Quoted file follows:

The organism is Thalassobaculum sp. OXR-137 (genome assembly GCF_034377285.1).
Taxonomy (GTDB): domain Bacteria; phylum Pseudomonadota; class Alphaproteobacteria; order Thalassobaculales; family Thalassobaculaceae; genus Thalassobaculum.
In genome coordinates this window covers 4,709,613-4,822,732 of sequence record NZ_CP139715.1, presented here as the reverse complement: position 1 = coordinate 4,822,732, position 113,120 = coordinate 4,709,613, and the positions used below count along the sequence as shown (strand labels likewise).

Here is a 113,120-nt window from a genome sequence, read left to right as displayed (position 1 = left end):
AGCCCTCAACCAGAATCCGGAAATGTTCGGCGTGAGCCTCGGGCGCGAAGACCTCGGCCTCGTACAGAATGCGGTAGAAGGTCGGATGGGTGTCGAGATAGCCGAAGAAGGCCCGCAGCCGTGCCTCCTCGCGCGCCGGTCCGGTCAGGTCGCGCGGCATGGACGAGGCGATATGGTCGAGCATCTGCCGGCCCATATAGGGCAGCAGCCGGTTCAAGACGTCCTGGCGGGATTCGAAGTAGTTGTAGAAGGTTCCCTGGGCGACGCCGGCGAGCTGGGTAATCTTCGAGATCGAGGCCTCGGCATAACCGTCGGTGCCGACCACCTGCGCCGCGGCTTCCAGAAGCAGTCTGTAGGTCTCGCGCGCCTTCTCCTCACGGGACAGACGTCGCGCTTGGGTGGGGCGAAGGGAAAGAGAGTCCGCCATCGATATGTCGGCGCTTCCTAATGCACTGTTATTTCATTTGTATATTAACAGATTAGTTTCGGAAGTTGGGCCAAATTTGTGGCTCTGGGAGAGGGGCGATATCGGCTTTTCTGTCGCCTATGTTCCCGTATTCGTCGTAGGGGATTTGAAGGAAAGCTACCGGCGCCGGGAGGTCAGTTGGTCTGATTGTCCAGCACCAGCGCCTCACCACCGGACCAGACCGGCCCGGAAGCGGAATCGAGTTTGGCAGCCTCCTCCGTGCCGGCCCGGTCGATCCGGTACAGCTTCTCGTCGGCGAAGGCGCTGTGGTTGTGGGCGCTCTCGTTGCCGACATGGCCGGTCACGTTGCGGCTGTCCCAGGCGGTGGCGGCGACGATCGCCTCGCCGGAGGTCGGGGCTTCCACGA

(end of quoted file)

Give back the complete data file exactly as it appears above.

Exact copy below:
The organism is Thalassobaculum sp. OXR-137 (genome assembly GCF_034377285.1).
Taxonomy (GTDB): domain Bacteria; phylum Pseudomonadota; class Alphaproteobacteria; order Thalassobaculales; family Thalassobaculaceae; genus Thalassobaculum.
In genome coordinates this window covers 4,709,613-4,822,732 of sequence record NZ_CP139715.1, presented here as the reverse complement: position 1 = coordinate 4,822,732, position 113,120 = coordinate 4,709,613, and the positions used below count along the sequence as shown (strand labels likewise).

Here is a 113,120-nt window from a genome sequence, read left to right as displayed (position 1 = left end):
AGCCCTCAACCAGAATCCGGAAATGTTCGGCGTGAGCCTCGGGCGCGAAGACCTCGGCCTCGTACAGAATGCGGTAGAAGGTCGGATGGGTGTCGAGATAGCCGAAGAAGGCCCGCAGCCGTGCCTCCTCGCGCGCCGGTCCGGTCAGGTCGCGCGGCATGGACGAGGCGATATGGTCGAGCATCTGCCGGCCCATATAGGGCAGCAGCCGGTTCAAGACGTCCTGGCGGGATTCGAAGTAGTTGTAGAAGGTTCCCTGGGCGACGCCGGCGAGCTGGGTAATCTTCGAGATCGAGGCCTCGGCATAACCGTCGGTGCCGACCACCTGCGCCGCGGCTTCCAGAAGCAGTCTGTAGGTCTCGCGCGCCTTCTCCTCACGGGACAGACGTCGCGCTTGGGTGGGGCGAAGGGAAAGAGAGTCCGCCATCGATATGTCGGCGCTTCCTAATGCACTGTTATTTCATTTGTATATTAACAGATTAGTTTCGGAAGTTGGGCCAAATTTGTGGCTCTGGGAGAGGGGCGATATCGGCTTTTCTGTCGCCTATGTTCCCGTATTCGTCGTAGGGGATTTGAAGGAAAGCTACCGGCGCCGGGAGGTCAGTTGGTCTGATTGTCCAGCACCAGCGCCTCACCACCGGACCAGACCGGCCCGGAAGCGGAATCGAGTTTGGCAGCCTCCTCCGTGCCGGCCCGGTCGATCCGGTACAGCTTCTCGTCGGCGAAGGCGCTGTGGTTGTGGGCGCTCTCGTTGCCGACATGGCCGGTCACGTTGCGGCTGTCCCAGGCGGTGGCGGCGACGATCGCCTCGCCGGAGGTCGGGGCTTCCACGA